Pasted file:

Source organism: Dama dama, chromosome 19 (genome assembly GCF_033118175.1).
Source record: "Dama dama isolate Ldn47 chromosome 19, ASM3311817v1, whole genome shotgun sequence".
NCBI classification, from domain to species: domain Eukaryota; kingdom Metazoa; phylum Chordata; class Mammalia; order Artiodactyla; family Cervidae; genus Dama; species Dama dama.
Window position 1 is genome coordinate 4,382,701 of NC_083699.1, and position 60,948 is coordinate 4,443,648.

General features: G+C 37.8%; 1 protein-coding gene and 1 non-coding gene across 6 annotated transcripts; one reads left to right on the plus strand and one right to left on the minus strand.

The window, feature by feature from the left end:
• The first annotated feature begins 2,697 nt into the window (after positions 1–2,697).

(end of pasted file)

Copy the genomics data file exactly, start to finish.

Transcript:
Source organism: Dama dama, chromosome 19 (genome assembly GCF_033118175.1).
Source record: "Dama dama isolate Ldn47 chromosome 19, ASM3311817v1, whole genome shotgun sequence".
NCBI classification, from domain to species: domain Eukaryota; kingdom Metazoa; phylum Chordata; class Mammalia; order Artiodactyla; family Cervidae; genus Dama; species Dama dama.
Window position 1 is genome coordinate 4,382,701 of NC_083699.1, and position 60,948 is coordinate 4,443,648.

General features: G+C 37.8%; 1 protein-coding gene and 1 non-coding gene across 6 annotated transcripts; one reads left to right on the plus strand and one right to left on the minus strand.

The window, feature by feature from the left end:
• The first annotated feature begins 2,697 nt into the window (after positions 1–2,697).